2012 Games: J John on the national bell ringing moment
There's a right old ding dong planned for this Olympic Friday, and J John finds it kind of appealing ...
It’s not exactly a traditional bell-ringing initiative – the organisers want all kinds of bells to ring out for three minutes "as quickly and loudly as possible". They are inviting the participation of church bells, bicycle bells, hand-bells, ship’s bells and even mobile phones.
It’s going to be interesting to hear how well it works, and if the idea is to use bells to both celebrate the start of the Olympics and to sound a welcome to the many foreign visitors coming to the UK, then it gets my support. The idea has certainly made me think about bells – especially church bells – and I think they stand for three things.
Rejoicing: there is a wonderful, joyful, jubilant sound to them and there is a lot to be said for bells sounding a note of celebration and jubilation at the start of one of the biggest international events ever held in this country. Church bells offer a deeper and more important rejoicing. At the heart of Christianity is celebration: the outrageous joy that comes from knowing Christ is risen, sins are cancelled and death is conquered. Such ‘good news’ demands the best expressions of joy that we can manage. So by all means ring out the bells for the Olympics.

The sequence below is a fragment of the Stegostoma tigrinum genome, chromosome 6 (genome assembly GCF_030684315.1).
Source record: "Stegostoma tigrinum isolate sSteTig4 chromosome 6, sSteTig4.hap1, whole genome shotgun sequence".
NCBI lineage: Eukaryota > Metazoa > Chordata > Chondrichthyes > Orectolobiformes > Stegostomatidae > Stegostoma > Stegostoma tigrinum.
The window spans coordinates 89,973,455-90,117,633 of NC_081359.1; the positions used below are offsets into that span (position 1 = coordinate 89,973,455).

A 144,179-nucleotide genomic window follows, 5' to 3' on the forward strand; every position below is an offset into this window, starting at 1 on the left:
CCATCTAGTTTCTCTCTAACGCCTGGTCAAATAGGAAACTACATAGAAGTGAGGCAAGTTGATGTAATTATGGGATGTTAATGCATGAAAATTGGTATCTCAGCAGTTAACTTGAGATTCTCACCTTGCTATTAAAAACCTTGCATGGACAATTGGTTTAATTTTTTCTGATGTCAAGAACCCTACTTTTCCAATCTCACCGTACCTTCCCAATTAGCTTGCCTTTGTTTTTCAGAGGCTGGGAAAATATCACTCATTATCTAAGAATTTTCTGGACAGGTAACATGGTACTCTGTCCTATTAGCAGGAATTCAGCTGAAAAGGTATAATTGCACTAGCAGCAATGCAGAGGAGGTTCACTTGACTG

Reminding: presumably part of the symbolism of ringing the bells at the start of the Olympics is to remind us that the event is beginning; the bells say, ‘we have waited a long time but now the day has finally arrived!’ Here, too, church bells offer something deeper: a spiritual reminding.
In the past, church bells were used to call people to church services but they also served to remind people of the passing of time. We are all allocated only a limited amount of time and therefore need to be wise stewards. It’s no bad thing to be reminded that we do not have an infinite measure of life and we should make the best of every hour and day. Church bells also remind us, in the course of an increasingly busy and noisy life, of the truth that God has a call on us and we are responsible to him.
Inviting: most bells, whether dinner bells or church bells, serve to summon or welcome. So it is completely appropriate that bells are to be sounded at the start of an Olympics, when people are coming in from around the world. The deeper Christian message here is that, although wordless, church bells joyfully announce the good news of Christ and invite us to accept his offer of forgiveness.
Rejoicing, reminding, inviting: I hope bells do make a joyful noise at the start of the Olympics – and that we will hear what bells have to say to us, not just at the start of the Games but whenever we hear them.
Revd Canon J.John
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Editor's note: You can find out more about the initiative at www.allthebells.com – from where the video above (fronted by Lulu) is taken